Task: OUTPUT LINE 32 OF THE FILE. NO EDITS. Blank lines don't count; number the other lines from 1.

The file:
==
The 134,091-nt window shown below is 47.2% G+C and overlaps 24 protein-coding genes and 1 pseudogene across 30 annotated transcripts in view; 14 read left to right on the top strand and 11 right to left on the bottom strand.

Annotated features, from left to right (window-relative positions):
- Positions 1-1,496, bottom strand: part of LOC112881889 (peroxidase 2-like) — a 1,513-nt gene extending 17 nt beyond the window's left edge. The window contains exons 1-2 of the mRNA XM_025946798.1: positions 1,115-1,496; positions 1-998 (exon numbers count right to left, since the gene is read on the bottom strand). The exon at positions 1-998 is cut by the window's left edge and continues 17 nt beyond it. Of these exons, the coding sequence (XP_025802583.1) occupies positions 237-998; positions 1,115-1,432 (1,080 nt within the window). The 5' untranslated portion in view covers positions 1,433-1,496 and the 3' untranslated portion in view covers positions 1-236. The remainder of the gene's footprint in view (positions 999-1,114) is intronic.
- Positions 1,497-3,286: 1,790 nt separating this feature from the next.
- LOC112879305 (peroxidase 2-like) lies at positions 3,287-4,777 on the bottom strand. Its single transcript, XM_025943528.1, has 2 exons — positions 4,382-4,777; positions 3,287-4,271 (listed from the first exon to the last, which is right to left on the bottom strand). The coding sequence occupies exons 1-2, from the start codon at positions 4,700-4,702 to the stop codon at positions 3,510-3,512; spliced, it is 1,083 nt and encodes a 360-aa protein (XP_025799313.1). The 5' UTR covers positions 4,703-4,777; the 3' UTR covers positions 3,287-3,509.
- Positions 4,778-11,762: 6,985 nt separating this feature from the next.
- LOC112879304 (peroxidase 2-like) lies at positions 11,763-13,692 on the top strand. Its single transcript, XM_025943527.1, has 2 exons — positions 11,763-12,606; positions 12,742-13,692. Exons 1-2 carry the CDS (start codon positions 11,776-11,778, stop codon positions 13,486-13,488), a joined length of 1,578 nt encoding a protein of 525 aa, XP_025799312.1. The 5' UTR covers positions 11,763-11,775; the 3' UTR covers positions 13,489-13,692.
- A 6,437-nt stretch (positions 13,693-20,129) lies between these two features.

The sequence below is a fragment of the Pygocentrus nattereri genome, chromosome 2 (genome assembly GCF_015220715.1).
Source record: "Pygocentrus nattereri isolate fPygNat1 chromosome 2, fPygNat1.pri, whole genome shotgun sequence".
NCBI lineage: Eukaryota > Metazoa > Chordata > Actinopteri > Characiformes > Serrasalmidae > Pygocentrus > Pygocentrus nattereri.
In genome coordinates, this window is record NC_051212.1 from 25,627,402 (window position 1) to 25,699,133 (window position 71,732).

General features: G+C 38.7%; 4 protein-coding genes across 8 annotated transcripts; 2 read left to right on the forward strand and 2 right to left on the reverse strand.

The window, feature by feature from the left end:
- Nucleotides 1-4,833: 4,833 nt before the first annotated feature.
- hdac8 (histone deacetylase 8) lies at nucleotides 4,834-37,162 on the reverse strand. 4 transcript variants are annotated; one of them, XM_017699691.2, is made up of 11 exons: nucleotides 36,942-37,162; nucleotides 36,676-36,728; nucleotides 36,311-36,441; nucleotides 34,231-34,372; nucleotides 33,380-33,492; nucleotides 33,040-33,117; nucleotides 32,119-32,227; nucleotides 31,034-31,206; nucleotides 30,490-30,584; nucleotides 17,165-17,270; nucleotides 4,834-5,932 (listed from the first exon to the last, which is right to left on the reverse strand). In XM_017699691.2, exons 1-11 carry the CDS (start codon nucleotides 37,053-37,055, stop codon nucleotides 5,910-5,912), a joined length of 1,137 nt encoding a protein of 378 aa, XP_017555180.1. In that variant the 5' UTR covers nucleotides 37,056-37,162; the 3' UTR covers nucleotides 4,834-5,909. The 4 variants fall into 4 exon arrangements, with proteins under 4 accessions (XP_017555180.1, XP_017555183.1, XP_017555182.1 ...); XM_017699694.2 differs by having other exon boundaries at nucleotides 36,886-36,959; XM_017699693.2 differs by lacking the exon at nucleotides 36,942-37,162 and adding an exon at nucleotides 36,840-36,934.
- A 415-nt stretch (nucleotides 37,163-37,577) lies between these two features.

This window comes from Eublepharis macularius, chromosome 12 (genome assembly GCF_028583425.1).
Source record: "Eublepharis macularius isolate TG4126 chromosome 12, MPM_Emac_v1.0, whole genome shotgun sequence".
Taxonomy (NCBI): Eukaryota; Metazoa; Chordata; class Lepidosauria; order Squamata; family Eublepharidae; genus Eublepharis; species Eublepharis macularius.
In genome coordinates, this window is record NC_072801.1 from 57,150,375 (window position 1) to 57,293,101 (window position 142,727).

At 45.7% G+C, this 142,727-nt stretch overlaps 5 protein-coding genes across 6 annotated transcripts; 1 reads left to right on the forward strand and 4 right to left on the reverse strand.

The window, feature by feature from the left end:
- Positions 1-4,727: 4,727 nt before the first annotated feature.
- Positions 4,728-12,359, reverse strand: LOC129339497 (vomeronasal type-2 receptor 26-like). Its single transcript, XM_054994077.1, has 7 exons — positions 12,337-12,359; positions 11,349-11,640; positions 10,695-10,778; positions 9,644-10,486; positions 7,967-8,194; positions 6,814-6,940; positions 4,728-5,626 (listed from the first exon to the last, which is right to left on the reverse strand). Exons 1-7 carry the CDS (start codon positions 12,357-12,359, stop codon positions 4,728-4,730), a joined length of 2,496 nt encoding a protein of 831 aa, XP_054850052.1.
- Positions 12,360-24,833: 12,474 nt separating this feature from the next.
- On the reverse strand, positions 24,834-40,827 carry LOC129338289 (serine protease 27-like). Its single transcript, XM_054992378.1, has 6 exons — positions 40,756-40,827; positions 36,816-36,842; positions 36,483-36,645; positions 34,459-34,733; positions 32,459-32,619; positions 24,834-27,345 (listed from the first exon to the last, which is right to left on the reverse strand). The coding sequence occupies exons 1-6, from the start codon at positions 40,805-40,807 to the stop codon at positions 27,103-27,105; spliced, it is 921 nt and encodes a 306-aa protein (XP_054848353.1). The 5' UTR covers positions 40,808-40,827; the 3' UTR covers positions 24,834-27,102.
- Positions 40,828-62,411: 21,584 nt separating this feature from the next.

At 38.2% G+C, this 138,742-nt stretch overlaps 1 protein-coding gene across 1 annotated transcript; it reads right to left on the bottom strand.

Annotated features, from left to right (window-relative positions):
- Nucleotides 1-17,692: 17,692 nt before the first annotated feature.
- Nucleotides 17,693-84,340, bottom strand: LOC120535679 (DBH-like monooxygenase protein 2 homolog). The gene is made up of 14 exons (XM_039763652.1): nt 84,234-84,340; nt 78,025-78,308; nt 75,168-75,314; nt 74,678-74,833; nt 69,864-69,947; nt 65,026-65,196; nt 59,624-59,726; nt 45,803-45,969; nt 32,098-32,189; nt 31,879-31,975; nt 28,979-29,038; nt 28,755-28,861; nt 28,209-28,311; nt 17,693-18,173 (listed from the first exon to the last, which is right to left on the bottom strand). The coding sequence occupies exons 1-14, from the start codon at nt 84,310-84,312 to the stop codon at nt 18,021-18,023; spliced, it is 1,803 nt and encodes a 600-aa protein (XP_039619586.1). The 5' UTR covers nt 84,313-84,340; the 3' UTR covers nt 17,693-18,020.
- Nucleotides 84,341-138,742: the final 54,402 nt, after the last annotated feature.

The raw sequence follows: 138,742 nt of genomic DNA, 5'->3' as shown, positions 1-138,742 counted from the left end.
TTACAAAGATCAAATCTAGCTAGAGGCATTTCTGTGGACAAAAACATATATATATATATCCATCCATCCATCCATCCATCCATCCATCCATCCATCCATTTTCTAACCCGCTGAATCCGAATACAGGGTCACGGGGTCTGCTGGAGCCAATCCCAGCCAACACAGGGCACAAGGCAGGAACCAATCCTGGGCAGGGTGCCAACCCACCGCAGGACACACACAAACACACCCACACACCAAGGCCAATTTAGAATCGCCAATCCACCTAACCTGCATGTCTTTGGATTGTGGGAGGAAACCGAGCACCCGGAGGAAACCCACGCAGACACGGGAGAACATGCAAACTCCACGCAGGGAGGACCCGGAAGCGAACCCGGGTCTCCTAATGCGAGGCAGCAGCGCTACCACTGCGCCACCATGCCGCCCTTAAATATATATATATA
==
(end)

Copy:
- Nucleotides 17,693-84,340, bottom strand: LOC120535679 (DBH-like monooxygenase protein 2 homolog). The gene is made up of 14 exons (XM_039763652.1): nt 84,234-84,340; nt 78,025-78,308; nt 75,168-75,314; nt 74,678-74,833; nt 69,864-69,947; nt 65,026-65,196; nt 59,624-59,726; nt 45,803-45,969; nt 32,098-32,189; nt 31,879-31,975; nt 28,979-29,038; nt 28,755-28,861; nt 28,209-28,311; nt 17,693-18,173 (listed from the first exon to the last, which is right to left on the bottom strand). The coding sequence occupies exons 1-14, from the start codon at nt 84,310-84,312 to the stop codon at nt 18,021-18,023; spliced, it is 1,803 nt and encodes a 600-aa protein (XP_039619586.1). The 5' UTR covers nt 84,313-84,340; the 3' UTR covers nt 17,693-18,020.